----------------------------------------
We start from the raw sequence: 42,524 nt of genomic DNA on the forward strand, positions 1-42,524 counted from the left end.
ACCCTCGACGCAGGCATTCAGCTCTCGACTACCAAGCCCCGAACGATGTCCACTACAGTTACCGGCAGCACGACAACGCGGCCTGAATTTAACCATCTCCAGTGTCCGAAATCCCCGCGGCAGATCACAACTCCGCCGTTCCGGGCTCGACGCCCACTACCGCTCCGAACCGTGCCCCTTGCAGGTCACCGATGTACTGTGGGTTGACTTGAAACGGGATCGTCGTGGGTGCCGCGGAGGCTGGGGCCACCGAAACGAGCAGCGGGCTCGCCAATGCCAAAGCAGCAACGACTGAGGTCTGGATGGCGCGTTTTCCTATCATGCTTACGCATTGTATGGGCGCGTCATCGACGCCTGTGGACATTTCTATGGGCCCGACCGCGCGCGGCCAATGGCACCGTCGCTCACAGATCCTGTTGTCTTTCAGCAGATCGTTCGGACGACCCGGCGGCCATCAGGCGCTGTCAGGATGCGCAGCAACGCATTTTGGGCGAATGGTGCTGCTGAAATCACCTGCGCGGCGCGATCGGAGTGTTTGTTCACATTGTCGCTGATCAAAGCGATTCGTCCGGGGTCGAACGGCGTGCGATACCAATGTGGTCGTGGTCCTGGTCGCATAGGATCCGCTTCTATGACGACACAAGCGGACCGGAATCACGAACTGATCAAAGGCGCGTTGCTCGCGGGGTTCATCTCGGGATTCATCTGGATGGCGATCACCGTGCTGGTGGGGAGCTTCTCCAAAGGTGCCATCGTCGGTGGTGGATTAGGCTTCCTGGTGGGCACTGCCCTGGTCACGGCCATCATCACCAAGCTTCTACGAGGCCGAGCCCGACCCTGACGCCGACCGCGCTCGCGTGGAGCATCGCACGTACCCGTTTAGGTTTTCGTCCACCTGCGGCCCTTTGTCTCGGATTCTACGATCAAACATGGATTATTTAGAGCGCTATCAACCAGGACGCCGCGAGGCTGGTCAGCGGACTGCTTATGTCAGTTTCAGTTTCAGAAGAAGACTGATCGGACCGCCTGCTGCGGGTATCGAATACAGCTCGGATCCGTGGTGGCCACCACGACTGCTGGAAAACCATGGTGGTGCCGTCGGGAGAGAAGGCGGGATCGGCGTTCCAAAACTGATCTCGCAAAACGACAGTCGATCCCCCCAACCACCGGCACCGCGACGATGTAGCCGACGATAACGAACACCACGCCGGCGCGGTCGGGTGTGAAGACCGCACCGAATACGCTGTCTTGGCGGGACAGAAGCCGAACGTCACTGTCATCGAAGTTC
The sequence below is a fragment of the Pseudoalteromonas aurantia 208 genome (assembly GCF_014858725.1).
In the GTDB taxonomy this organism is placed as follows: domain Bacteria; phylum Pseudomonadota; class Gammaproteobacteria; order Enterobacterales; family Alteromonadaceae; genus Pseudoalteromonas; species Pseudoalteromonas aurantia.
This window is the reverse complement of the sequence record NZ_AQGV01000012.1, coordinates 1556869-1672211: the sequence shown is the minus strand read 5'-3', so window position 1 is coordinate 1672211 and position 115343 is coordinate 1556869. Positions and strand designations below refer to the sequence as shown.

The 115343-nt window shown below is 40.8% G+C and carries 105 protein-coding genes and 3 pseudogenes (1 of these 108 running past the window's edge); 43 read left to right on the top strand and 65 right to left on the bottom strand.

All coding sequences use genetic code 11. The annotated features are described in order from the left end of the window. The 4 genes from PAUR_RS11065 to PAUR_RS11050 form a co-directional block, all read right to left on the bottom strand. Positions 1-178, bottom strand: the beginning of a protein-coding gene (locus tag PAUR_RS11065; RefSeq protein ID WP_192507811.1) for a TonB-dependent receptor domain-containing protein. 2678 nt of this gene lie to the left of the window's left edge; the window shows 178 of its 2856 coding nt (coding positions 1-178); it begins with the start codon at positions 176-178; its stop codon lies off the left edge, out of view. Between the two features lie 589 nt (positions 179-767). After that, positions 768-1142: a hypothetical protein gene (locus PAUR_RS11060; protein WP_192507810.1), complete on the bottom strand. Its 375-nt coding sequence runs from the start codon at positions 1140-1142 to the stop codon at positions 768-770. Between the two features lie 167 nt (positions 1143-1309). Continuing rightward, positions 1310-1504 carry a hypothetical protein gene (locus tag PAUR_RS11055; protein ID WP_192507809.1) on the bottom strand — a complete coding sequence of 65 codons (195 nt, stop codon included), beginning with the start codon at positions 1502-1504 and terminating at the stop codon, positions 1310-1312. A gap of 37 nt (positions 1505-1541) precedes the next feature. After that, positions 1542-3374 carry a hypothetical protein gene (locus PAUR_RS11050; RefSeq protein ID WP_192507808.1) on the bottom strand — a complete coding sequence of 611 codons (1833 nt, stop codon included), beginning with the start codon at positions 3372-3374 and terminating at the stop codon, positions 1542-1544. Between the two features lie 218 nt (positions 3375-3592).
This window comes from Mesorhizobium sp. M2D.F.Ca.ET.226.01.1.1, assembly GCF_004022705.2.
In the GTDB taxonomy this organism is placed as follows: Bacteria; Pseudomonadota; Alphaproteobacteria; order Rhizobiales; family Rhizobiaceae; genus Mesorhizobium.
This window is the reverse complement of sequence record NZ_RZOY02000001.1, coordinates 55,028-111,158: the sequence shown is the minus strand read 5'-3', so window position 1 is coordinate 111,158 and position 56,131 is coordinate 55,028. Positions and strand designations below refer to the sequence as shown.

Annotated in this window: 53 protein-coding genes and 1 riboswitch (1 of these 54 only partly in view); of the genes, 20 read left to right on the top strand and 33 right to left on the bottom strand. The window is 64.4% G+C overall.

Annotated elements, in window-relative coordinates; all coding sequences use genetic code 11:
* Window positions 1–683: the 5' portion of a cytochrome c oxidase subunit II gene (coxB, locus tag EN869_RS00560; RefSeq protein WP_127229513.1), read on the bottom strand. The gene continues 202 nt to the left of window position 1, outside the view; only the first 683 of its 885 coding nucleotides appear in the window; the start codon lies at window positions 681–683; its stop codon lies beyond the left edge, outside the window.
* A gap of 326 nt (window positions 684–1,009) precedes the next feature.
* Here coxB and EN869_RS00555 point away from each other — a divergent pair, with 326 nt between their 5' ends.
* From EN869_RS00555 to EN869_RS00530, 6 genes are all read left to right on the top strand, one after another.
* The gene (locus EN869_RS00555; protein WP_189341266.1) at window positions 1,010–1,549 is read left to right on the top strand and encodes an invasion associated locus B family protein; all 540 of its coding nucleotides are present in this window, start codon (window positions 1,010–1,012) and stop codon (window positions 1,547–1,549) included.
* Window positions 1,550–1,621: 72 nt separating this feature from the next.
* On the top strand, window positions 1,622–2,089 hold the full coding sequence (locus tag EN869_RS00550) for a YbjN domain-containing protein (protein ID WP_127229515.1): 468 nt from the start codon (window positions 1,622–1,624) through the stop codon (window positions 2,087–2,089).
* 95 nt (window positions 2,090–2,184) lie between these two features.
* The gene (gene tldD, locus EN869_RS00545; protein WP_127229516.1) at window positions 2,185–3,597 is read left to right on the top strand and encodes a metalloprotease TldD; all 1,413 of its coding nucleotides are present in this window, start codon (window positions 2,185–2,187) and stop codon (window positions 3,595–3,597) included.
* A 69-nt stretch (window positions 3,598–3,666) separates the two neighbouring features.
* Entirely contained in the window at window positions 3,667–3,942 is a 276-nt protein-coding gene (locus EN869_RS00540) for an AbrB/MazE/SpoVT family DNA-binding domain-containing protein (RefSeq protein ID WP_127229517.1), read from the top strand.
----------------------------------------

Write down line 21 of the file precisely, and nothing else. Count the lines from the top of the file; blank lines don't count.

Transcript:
* The gene (gene tldD, locus EN869_RS00545; protein WP_127229516.1) at window positions 2,185–3,597 is read left to right on the top strand and encodes a metalloprotease TldD; all 1,413 of its coding nucleotides are present in this window, start codon (window positions 2,185–2,187) and stop codon (window positions 3,595–3,597) included.